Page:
We know that religion, nationality and language are important aspects of culture. Their interrelationship, however, is not the same everywhere. In the case of Bangladesh we know from our practical experience how they interacted and how language surfaced as the prime element, and the motivating and cohesive force in the growth and consolidation of our nationalism. Another thing. Cultures should be studied as wholes and not as isolated segments. Considered out of its social or cultural context no custom, belief or behavior can be correctly understood. Unless we view an item of behavior, a tradition or pattern in the light of its meaning to the people concerned and its relationship to other elements of the culture our assessment is bound to be wrong.
Another problem that the term culture brings up lies in the fact that culture has a sense as process as well as elements of shared knowledge. These two aspects of the term as a process and as shared knowledge at a given time could coexist neatly, but sometimes they do not. As a process culture is, in part, what is passed on through learning to succeeding generations, but certain things are learned and shared which most anthropologists would not consider culture.
Referring to the complexity involved in dealing with culture Clifford Geertz says, “The elements of culture are not like a spider’s web. It’s more like an octopus, a rather badly integrated creature; what passes for a brain keeps it together, more or less, in one ungainly whole”. However, he goes on to add that as anthropologists they must search for as much coherence and connections as they can find.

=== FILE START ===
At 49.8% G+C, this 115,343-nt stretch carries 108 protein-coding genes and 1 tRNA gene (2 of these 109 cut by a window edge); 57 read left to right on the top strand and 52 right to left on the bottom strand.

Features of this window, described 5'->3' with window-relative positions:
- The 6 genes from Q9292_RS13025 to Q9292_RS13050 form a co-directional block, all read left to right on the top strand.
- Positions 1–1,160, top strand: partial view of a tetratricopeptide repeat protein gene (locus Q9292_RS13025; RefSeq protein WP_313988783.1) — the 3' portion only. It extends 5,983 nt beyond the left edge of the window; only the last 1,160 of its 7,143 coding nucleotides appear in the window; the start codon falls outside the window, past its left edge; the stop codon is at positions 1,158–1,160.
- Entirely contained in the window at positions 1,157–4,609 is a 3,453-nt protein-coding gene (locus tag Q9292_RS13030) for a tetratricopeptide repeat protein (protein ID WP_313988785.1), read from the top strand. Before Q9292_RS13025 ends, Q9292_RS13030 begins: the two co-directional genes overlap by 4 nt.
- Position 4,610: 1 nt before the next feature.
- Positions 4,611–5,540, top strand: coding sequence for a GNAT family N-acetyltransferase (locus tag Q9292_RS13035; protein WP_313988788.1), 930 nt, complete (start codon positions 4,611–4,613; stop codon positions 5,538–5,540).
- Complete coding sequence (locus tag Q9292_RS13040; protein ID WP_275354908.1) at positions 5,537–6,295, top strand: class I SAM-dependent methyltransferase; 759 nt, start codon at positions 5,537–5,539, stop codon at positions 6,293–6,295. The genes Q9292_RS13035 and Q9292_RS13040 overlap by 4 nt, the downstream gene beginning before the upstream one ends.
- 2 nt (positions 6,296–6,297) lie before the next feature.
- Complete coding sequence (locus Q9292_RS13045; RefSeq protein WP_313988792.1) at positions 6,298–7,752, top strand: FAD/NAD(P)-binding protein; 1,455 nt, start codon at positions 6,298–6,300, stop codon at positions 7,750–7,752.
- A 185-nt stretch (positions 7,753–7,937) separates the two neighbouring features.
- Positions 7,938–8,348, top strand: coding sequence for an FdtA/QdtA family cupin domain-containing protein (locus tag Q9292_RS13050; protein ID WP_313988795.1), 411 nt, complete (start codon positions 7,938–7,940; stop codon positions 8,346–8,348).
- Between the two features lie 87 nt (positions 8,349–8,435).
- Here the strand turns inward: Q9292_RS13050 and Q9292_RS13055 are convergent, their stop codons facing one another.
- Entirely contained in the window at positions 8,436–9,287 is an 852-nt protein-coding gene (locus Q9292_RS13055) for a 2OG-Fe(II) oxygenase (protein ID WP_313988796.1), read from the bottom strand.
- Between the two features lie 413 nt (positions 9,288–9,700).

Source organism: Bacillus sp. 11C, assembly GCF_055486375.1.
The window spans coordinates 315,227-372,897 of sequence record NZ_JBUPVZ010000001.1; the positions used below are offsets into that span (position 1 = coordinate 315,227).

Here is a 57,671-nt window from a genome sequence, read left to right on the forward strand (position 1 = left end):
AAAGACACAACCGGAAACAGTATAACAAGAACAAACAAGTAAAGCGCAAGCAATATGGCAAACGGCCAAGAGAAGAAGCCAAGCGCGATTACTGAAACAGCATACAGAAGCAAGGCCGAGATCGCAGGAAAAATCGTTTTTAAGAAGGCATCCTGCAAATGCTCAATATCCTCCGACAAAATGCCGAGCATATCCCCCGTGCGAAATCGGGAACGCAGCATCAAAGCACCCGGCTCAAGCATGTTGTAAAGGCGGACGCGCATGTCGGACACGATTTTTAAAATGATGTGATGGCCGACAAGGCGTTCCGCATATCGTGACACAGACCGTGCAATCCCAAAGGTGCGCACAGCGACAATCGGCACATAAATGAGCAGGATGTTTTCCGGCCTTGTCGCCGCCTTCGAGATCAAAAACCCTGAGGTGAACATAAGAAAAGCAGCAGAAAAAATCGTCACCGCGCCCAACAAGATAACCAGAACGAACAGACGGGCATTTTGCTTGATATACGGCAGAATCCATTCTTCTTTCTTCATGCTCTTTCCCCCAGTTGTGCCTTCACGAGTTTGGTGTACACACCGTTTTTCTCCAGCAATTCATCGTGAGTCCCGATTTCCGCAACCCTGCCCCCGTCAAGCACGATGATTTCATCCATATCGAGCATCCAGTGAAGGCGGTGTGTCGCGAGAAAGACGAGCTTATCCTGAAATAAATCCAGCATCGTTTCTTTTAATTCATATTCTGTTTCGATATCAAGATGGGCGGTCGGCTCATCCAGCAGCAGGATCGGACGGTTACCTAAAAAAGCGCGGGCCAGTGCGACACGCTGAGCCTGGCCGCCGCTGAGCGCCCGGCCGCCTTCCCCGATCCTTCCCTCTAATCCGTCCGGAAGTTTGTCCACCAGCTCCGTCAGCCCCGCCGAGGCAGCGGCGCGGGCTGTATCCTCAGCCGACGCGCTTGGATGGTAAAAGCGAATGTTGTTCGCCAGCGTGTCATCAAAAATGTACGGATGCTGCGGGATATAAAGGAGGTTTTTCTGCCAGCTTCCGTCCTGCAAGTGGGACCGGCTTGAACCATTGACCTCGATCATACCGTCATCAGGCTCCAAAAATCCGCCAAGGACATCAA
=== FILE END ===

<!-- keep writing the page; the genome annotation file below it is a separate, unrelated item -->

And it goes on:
Culture, it is now universally acknowledged, is both acquired and learned. Some aspects of culture are acquired interactively, through tradition and environment, by way of the collective unconscious of a people, while others are learned through deliberate and conscious efforts. Each culture features a set of roles that are followed by individuals in each generation and then passed on to the next. These individuals may be mothers, teachers, friends who are widely revered and loved. We know this, yet we really know very little about how a mother or a teacher or a friend, for that matter any position that commands respect and appreciation, learns to be a mother or a teacher or a friend. We do not have a theory of the acquisition of culture, though the desirability of having such a theory is obvious.
Howard Gardner, recognizing the need for developing a theory of culture acquisition has attempted to do so. At the outset he has made some basic assumptions. Culture, according to Gardner, should not be approached as an indivisible whole. It should be seen as divided into several discrete domains. The domain approach assumes that initially the young organism within the society has a very limited and imperfect competence within the domain, but after being exposed to examples of cultural competence in others and perhaps after getting some explicit training the young child acquires successively higher degrees of skill. Chomsky, however, believes that the acquisition of various competences is largely a genetically determined process, while there are others who believe that a competence is essentially a learned process. There are others, again, who favor an intrinsically interactive approach.